The Perfect “Match”

Elizabeth Pearl Corey, Co-Editor-in-Chief

Everybody’s looking for a little adventure in life. I mean, after all, what’s life without a little farce, a bit of pudding, and tons of laughter? The Matchmaker is a farce play in four acts based on the novel by Thornton Wilder. It was adapted into the (ridiculously charming) classic play, before evolving into its final form as the musical that everyone knows and loves… Hello, Dolly.

Horace Vandergelder (Chris Connor;Understudy: Aidan Kelly) is a grumpy old man who doesn’t want his niece, Ermengarde, lovingly nicknamed “Ermagerd,” (Gabby Sferlazza; U.S.: Leigh Corrado) to marry the love of her life, an artist named Ambrose Kemper (Anthony Orellana; U.S.: Michael Haggerty). Enter the titular *read this in a Southern Beau/Belle accent, even though this takes place in New York* Dolly Gallagher Levi (Leslie Sattler; U.S.: Terrilyn Brennan), who wants to help the two young lovers get approval from Uncle Horace, while she arranges Vandergelder’s own marriage: first to Mrs. Irene Molloy (Ashley Deschamps), the fiery hat-maker (“millineress”—not a wicked woman, at all!), then to the almost-20-something Ernestina Simple (a faux bride), on to (and secretly all along), at last, her own love-seeking, adventure-brewing, money-pining self. Throw in Vandergelder’s two clerks—the famous Cornelius Hackl (John Doty) and the troublemaker Barnaby Tucker (Vitale Yenzer)—who are looking for a fun time in the wild city and a pair of lovely girls to kiss; the cutesy, ditsy Minnie Fay (Samantha Keating; U.S.: Elizabeth Pearl Corey)—who knows “THERE’S A MAN!”; Malachi (Paul Lloyd), the suspiciously overrated every-employee; a cab-man with terrible advice (Danny Hernandez); a Cook (Abby Berge; U.S.: Molly McDonough) who puts up with the flighty, smelling-salts addicted Ms. Van Huysen (Jillian Sanders; U.S.: Kaitlyn Cavallo); Vandergelder’s barber (Aidan Kelly; U.S.: Chris Connor) (who’s had enough of his antics); the adorably confused Gertrude (Olivia Espinosa); a waiter who bursts into tears at everything (Julia Miller; U.S.: Shayden Bernas); and his snobby boss (Jordan Ohlenschlager), and you’ve got a good time! Who wouldn’t want to see a grumpy old man’s life fall apart and then come together again in the end, with his redemption in tow, while “everybody’s falling in love with everybody?”

The show teaches a lot of important lessons about adventure, love, money, and life in general, as it amuses and draws-in the audience. It’s full of timeless humor and classic, quotable lines. The best thing about the show, however, is the feeling of nostalgia and the sense of community and “a happy ending” that comes along with Act Four. Not to give too much away, but it’s an ending worth seeing, and one that will pull at your heartstrings until you’re left feeling happy and content, but also a little reminiscent, inside.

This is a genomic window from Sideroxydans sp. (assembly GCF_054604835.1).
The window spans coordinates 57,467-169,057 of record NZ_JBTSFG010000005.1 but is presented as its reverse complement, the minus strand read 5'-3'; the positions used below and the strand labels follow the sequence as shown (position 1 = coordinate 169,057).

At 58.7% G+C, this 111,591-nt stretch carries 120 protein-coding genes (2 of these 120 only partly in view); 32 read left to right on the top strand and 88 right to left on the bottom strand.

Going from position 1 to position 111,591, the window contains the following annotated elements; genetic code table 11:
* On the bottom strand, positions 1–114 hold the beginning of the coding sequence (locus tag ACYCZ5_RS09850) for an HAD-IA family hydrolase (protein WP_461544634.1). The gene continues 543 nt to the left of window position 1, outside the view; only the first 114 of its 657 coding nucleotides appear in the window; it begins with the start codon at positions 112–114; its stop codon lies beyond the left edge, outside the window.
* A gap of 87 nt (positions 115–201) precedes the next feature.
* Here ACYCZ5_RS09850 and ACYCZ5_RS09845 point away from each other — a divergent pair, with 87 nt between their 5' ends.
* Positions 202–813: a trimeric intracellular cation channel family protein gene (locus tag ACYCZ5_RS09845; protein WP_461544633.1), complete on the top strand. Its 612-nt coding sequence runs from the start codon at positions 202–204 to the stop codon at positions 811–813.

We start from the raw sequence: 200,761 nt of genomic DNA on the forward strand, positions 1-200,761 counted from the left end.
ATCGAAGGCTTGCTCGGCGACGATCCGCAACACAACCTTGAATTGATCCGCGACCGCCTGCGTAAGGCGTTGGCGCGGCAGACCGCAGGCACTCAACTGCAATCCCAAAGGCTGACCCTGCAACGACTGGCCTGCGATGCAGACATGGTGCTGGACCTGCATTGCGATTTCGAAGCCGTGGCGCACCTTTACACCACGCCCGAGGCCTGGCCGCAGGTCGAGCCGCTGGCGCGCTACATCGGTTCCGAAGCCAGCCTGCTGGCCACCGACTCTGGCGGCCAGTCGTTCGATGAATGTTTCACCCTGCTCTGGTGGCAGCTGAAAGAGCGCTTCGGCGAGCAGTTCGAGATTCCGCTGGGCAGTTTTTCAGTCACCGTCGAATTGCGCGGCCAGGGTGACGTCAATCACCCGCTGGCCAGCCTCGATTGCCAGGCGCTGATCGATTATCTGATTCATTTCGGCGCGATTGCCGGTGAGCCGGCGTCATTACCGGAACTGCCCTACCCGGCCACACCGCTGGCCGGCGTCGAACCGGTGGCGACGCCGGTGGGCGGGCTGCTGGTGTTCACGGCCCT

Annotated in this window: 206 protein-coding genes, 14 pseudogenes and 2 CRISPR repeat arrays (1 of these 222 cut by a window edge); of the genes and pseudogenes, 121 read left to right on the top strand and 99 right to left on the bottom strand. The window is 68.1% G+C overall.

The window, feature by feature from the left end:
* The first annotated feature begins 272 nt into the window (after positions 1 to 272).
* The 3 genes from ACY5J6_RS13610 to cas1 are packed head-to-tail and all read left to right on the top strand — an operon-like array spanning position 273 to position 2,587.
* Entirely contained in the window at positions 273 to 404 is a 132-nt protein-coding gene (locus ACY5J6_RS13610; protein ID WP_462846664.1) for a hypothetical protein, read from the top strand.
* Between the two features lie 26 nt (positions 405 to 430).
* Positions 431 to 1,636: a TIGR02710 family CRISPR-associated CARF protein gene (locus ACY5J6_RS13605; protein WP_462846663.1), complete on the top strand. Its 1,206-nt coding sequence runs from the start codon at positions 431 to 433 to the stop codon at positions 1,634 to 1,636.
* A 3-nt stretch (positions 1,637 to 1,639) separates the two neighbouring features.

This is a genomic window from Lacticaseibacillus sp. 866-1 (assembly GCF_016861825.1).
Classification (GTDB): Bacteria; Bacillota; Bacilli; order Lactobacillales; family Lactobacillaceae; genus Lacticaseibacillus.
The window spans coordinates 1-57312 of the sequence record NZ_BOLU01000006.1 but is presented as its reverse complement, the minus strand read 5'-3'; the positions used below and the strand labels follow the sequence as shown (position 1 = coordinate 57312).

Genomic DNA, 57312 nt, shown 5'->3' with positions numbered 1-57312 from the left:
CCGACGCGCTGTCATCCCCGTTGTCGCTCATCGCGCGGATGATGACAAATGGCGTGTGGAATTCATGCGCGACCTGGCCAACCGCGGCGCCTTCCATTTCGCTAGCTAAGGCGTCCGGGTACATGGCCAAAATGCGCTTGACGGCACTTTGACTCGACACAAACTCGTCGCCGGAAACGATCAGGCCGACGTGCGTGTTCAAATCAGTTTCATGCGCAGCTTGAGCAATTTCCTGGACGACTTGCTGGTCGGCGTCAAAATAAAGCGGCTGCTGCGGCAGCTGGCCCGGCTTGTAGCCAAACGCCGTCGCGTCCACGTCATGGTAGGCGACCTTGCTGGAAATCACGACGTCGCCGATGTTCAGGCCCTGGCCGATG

This year, the show was lucky enough to have two casts portray the memorable, and (mostly) lovable characters, courtesy of Director Mr. Beck’s idea for a Primary Cast and Understudy Cast show. The intrigue behind the idea was to give more people who auditioned the chance to be up on stage, and also to have two (equally charming and worthwhile) interpretations of Wilder’s classic characters and tale performed. Every show put on was done with everyone’s best effort, and each performance came out, daresay, professional and engrossing. If you’re lucky enough to see any live take on the show, however, definitely go watch it. The humor may be a little more old-fashioned—so a bit hard to grasp for those who prefer more modern entertainment—but the show has something to enjoy for everyone. If you want to check out the Primary Cast’s performance on Closing Night, head on over to Joe Hassett’s channel on YouTube (the link is provided on and enjoy the show.

Everyone in Playcrafters put everything they had into the show, and it turned out to be a real success. Cast, crew, and director really pulled through to put on a spectacular program, and it could not have been done without every single person who dedicated their time to The Matchmaker. I bet Thornton Wilder would have been pretty proud if he could see The Farmingdale High School’s Playcrafter’s production of his heart-and-soul-(and-mind)-child. To be completely honest, I’m extremely grateful to have been able to work with everyone in Playcrafter’s, and I know that this review was a little (more than) biased, but the show and everyone who took part in its happening really deserve it, and this experience means a lot to me. I’m going to miss being a part of this-something-great, a lot. Thank you, Playcrafters, and to those who saw the show and got to witness the story come to life: Thank you. Now, “there isn’t anymore coffee, there isn’t anymore gingerbread, and there isn’t anymore play, but…” “we all want to thank you,” and remember: “Have just the right amount of sitting at home and just the right amount of adventure.” And the curtains close…scene.

(P.S.: “Moo!”)    


* photo via Google Images under the Creative Commons license